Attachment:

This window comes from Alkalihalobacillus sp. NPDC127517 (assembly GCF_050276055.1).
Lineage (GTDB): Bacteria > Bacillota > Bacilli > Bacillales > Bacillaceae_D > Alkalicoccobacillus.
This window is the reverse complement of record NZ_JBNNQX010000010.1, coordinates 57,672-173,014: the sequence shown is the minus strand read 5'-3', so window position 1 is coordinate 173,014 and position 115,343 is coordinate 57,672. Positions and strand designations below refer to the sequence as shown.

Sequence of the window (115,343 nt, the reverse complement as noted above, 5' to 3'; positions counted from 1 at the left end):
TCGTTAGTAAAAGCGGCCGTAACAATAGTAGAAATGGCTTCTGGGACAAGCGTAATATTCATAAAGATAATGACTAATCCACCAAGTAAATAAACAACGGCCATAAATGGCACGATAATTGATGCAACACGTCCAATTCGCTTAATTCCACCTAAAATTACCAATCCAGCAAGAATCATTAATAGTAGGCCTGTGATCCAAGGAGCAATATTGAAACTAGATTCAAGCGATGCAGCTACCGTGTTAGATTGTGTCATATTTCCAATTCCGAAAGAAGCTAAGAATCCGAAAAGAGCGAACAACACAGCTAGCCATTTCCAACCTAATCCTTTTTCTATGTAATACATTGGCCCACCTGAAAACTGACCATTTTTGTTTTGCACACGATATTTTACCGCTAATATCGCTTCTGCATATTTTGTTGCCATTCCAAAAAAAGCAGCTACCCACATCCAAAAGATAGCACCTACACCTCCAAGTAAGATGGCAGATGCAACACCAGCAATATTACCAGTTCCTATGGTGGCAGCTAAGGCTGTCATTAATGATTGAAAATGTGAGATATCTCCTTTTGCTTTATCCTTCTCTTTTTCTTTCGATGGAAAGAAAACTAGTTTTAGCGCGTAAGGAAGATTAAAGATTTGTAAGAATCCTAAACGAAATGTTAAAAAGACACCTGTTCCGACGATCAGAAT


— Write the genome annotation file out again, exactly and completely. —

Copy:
This window comes from Alkalihalobacillus sp. NPDC127517 (assembly GCF_050276055.1).
Lineage (GTDB): Bacteria > Bacillota > Bacilli > Bacillales > Bacillaceae_D > Alkalicoccobacillus.
This window is the reverse complement of record NZ_JBNNQX010000010.1, coordinates 57,672-173,014: the sequence shown is the minus strand read 5'-3', so window position 1 is coordinate 173,014 and position 115,343 is coordinate 57,672. Positions and strand designations below refer to the sequence as shown.

Sequence of the window (115,343 nt, the reverse complement as noted above, 5' to 3'; positions counted from 1 at the left end):
TCGTTAGTAAAAGCGGCCGTAACAATAGTAGAAATGGCTTCTGGGACAAGCGTAATATTCATAAAGATAATGACTAATCCACCAAGTAAATAAACAACGGCCATAAATGGCACGATAATTGATGCAACACGTCCAATTCGCTTAATTCCACCTAAAATTACCAATCCAGCAAGAATCATTAATAGTAGGCCTGTGATCCAAGGAGCAATATTGAAACTAGATTCAAGCGATGCAGCTACCGTGTTAGATTGTGTCATATTTCCAATTCCGAAAGAAGCTAAGAATCCGAAAAGAGCGAACAACACAGCTAGCCATTTCCAACCTAATCCTTTTTCTATGTAATACATTGGCCCACCTGAAAACTGACCATTTTTGTTTTGCACACGATATTTTACCGCTAATATCGCTTCTGCATATTTTGTTGCCATTCCAAAAAAAGCAGCTACCCACATCCAAAAGATAGCACCTACACCTCCAAGTAAGATGGCAGATGCAACACCAGCAATATTACCAGTTCCTATGGTGGCAGCTAAGGCTGTCATTAATGATTGAAAATGTGAGATATCTCCTTTTGCTTTATCCTTCTCTTTTTCTTTCGATGGAAAGAAAACTAGTTTTAGCGCGTAAGGAAGATTAAAGATTTGTAAGAATCCTAAACGAAATGTTAAAAAGACACCTGTTCCGACGATCAGAAT